A theoretical-experimental collaboration across two FLEET nodes has discovered new magnetic properties within 2-D structures, with exciting potential for researchers in the emerging field of spintronics.

Spintronic devices use a quantum property known as spin, in addition to the electronic charge of conventional electronics. Spintronics thus promise ultra-high speed low-energy with significantly enhanced functionality.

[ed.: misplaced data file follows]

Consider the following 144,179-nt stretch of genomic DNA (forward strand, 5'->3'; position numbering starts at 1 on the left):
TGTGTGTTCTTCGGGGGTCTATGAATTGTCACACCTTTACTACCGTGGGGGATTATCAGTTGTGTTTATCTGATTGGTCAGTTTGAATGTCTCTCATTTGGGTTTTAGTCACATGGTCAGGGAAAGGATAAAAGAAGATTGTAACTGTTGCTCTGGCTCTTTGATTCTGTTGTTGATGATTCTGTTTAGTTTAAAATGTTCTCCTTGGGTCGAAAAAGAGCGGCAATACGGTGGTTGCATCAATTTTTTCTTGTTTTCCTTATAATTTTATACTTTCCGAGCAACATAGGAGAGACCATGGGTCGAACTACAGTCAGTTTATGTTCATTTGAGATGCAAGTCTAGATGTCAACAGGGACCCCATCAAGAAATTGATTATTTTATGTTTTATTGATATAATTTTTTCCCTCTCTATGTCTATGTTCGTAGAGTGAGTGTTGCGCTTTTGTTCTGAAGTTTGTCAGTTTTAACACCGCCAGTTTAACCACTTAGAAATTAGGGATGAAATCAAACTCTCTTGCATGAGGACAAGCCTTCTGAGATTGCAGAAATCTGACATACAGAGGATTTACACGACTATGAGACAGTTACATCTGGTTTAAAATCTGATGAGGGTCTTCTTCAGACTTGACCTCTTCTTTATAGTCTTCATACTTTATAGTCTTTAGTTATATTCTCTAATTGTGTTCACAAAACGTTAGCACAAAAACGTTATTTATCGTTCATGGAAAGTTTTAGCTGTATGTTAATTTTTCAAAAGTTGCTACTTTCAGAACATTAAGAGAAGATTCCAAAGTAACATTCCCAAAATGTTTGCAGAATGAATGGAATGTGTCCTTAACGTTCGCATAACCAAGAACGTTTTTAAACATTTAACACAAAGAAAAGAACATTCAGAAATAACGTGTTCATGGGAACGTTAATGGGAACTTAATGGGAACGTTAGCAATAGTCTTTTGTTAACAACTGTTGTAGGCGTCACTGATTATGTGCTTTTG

The RMIT–UNSW study discovered never-before-seen magnetic properties in devices known as vdW heterostructures comprising several layers of novel, 2-D materials. The latest results show that vdW spintronics could provide devices with more functionality, comparing with the traditional spintronic approaches. Further research could generate devices with significant industrial applications.

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